An Orthopedic Specialist’s Guide to Ice vs. Heat

An Orthopedic Specialist's Guide to Ice vs. Heat

Applying a cold or warm compress to an orthopedic injury can bring immediate pain relief. But how do you know when to use each therapy?

When you get hurt, your first instinct is to make the pain go away as soon as possible. Common advice is to apply either ice or heat to the area to get relief and promote healing. But which therapy is better for which type of injury?

The option you choose depends on the specific injury you’ve suffered. Fortunately, there are simple guidelines that dictate when ice and heat should be used to treat orthopedic pain.

When to Use Ice 

Ice works best for sudden injuries, such as a sprained ankle or muscle tear that may occur during a sporting event or workout. Ice therapy is also good for overuse injuries, which is why you see pitchers strap an ice pack on their shoulder after a game. The goal is to quickly reduce swelling and inflammation around the injured area. Applying a cold compress immediately cuts off blood flow in order to bring down the swelling. Ice also numbs the area, so pain is minimized.

For cold therapy, you can use a pre-made ice pack, a bag filled with ice, coolant spray, or a package of frozen vegetables. In some instances, you may want to soak the painful joint in an ice bath.

However, applying ice for too long or too often can damage your skin. It’s therefore recommended that you limit the icing therapy to 10 to 15 minutes per session. You can, however, apply the ice between eight to 10 times a day. 

Ice therapy is not recommended for people with poor circulation, or who have nerve damage from a condition like diabetes that makes it difficult to feel extreme temperatures. 

When to Use Heat

Heat therapy is the preferred treatment for stiff muscles, muscle cramps and spasms, and arthritis. By boosting blood flow to tense muscles, heat relaxes the muscles, which increases flexibility and mobility. An open wound or significant swelling should not be treated with heat therapy.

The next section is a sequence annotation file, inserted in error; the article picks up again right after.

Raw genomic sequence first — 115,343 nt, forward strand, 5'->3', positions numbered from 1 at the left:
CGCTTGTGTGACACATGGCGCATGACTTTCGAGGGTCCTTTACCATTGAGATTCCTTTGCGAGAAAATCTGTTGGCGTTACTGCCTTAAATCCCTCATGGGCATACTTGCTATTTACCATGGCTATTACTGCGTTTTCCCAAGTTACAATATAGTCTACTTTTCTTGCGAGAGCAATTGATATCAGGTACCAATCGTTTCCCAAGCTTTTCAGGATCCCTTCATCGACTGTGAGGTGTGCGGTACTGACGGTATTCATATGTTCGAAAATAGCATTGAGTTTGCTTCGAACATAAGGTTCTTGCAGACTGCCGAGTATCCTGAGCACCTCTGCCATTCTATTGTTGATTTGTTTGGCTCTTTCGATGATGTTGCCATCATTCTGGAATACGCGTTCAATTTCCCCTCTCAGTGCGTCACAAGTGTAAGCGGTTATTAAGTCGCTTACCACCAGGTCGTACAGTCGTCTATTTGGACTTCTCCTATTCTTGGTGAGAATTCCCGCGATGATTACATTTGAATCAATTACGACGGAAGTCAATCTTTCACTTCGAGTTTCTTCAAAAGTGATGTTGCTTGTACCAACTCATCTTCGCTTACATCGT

To administer heat therapy, you have several options, ranging from heat patches and heating pads to saunas. The heat can be dry, such as with a patch, or wet, such as with a warm, moist towel. Make sure the heat is warm, not extremely hot. Target the heat to the area where you feel the most pain and stiffness. If your whole body feels stiff, a sauna or warm bath is a good option. 

Minor pain and stiffness can be treated for between 15 to 20 minutes with heat therapy. If the pain is more severe, apply the heat for 30 minutes, or to up to two hours if you’re in a bath or sauna.

Heat therapy is not for everyone. People with diabetes, dermatitis, heart disease, hypertension, vascular disease, or deep vein thrombosis should avoid heat therapy. 

When to Use Both

Alternating between cold and hot therapy is another option for treating acute orthopedic injuries. Wait between three to five days after the injury before beginning the hot/cold treatments. Once the cold compress has reduced the pain and swelling, you’ll want to get the blood flowing to the area again with heat. The heat allows fresh nutrient-rich blood to rush to the injured joint or muscle after it’s been “cleared out” by the cold therapy. 

Start your hot/cold therapy program with an ice pack, keeping it in place for two minutes before switching to heat. Apply the heat for about two minutes as well. Repeat a cycle of cold followed by hot therapy three times, always ending with the cold treatment.

Don’t Live with Pain

At-home treatments such as hot and cold therapy are important, but they may bring only temporary relief. If the pain doesn’t diminish within three to five days, it’s time to visit New York Bone & Joint Specialists. Our doctors and physical therapists can diagnose and treat your injury so you can live an active and pain-free life. Contact us today for a consultation.

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